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HCMC botulism patient dies before receiving antitoxin sent from Switzerland

The World Health Organization has dispatched rare drug to HCMC to treat patients critically ill with botulism after eating pork bologna and fermented food, but one died shortly after it arrived.

HCMC botulism patient dies before receiving antitoxin sent from Switzerland

Sent from Switzerland, six vials of botulism antitoxin heptavalent (BAT) arrived on Wednesday to be administered to the three men, aged 18, 26 and 45, the Ministry of Health said.

Two of them are under treatment at Cho Ray Hospital and the other at Gia Dinh Hospital.

But the 45-year-old patient at Gia Dinh died on Wednesday night before he was injected with the drug, the hospital announced Thursday morning.

Produced by Emergent BioSolutions Canada Inc., the drug effectively neutralizes all known botulinum nerve toxin serotypes. Without it, botulism patients could be paralyzed permanently.

Between May 13 and 20 six people in Thu Duc City suffered from botulinum poisoning, five after eating pork bologna sold by street vendors and one due to eating a type of fermented food.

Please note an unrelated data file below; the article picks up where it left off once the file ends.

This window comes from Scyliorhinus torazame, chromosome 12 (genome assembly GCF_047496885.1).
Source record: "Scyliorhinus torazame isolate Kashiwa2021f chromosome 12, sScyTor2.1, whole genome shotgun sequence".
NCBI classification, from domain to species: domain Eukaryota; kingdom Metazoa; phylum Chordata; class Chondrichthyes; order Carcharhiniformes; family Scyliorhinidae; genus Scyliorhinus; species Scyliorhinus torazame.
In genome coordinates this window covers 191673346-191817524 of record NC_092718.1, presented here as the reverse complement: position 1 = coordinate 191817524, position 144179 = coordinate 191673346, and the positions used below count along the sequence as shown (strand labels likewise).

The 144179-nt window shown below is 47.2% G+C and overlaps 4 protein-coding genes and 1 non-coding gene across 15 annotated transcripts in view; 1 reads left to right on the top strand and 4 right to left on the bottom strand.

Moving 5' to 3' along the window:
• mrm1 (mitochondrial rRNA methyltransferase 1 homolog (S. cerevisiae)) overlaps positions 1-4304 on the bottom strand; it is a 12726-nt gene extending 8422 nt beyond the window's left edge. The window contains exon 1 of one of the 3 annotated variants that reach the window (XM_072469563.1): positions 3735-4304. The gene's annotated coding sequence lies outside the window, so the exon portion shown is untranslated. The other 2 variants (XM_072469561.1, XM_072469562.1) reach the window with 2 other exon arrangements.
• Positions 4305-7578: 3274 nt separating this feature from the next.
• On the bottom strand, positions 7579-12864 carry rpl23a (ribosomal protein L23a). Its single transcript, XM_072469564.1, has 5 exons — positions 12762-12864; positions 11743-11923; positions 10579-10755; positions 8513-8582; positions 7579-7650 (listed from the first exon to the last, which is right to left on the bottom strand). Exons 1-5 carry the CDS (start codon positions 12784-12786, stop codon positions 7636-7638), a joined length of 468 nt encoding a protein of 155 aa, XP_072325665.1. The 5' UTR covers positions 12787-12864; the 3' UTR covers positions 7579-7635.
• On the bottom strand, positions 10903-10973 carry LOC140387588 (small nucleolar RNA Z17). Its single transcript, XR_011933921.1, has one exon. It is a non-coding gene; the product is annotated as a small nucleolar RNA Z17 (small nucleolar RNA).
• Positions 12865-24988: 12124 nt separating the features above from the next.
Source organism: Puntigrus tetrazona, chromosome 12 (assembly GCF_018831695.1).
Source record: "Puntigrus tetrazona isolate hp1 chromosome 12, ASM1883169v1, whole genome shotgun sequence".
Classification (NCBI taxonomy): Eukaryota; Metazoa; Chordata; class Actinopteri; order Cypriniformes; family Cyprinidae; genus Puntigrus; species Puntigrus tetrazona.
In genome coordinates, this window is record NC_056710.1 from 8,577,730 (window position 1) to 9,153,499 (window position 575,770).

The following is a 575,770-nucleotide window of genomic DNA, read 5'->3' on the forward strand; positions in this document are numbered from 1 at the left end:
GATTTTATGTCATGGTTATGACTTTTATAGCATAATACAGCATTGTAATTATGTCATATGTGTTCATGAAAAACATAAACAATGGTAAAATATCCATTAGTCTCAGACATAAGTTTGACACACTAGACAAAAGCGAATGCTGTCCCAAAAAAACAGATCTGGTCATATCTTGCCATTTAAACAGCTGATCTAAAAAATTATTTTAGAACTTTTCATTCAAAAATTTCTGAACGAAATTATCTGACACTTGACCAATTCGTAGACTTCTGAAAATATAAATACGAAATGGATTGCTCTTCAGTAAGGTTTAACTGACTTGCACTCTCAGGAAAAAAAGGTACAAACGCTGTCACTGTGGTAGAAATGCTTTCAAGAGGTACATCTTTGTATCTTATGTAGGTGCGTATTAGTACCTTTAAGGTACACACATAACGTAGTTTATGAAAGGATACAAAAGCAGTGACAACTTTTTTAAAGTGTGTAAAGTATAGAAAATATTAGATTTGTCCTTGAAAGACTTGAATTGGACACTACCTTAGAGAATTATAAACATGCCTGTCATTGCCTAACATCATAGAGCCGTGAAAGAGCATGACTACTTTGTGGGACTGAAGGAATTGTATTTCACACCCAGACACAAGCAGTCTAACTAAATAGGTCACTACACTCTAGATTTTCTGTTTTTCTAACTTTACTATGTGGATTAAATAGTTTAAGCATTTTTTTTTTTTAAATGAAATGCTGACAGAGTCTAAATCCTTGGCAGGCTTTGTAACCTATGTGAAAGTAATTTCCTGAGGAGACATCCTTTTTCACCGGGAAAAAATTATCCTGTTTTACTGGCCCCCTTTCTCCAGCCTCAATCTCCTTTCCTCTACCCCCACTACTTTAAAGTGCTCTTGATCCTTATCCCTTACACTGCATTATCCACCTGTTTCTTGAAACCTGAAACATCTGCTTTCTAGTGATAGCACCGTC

The Thu Duc Department of Health said the bologna was produced by an illegal facility in the city, operating for the last two months despite not having a license.

Of the six patients, three aged 10-14 have been in stable condition after being given BAT at HCMC’s Children’s Hospital 2 shortly after being diagnosed. It is unfortunate that the drug given to those children was the last dose in Vietnam.

But the three adults remained in critical condition and had been on ventilators for almost a week.

Le Quoc Hung, chief of the tropical diseases department at Cho Ray Hospital, said in the past botulism caused high mortality due to a lack of ventilators, but these days doctors could keep patients alive though the antitoxin is needed to save them.

According to WHO, botulinum toxin, or botulinum neurotoxin, is a neurotoxic protein produced by the bacterium Clostridium botulinum and related species.

The growth of the bacteria and the formation of toxin occur in products with low oxygen content and certain combinations of storage temperature and preservative parameters.

This happens most often in lightly preserved foods and in inadequately processed, home-canned or home-bottled foods.

Botulism is rare around the world and therefore the supply of BAT is limited.

It is expensive at US$8,000 vial, and is not covered in Vietnam by health insurance.

Foodborne botulism is characterized by descending, flaccid paralysis that can cause respiratory failure. Early symptoms include marked fatigue, weakness and vertigo, usually followed by blurred vision, dry mouth and difficulty in swallowing and speaking.

Vomiting, diarrhea, constipation and abdominal swelling may also occur.

The disease can progress to weakness in the neck and arms, after which the respiratory muscles and muscles of the lower body are affected. There is no fever and no loss of consciousness.

Symptoms usually appear within 12 to 36 hours.

The disease is fatal in 5-10% of cases.

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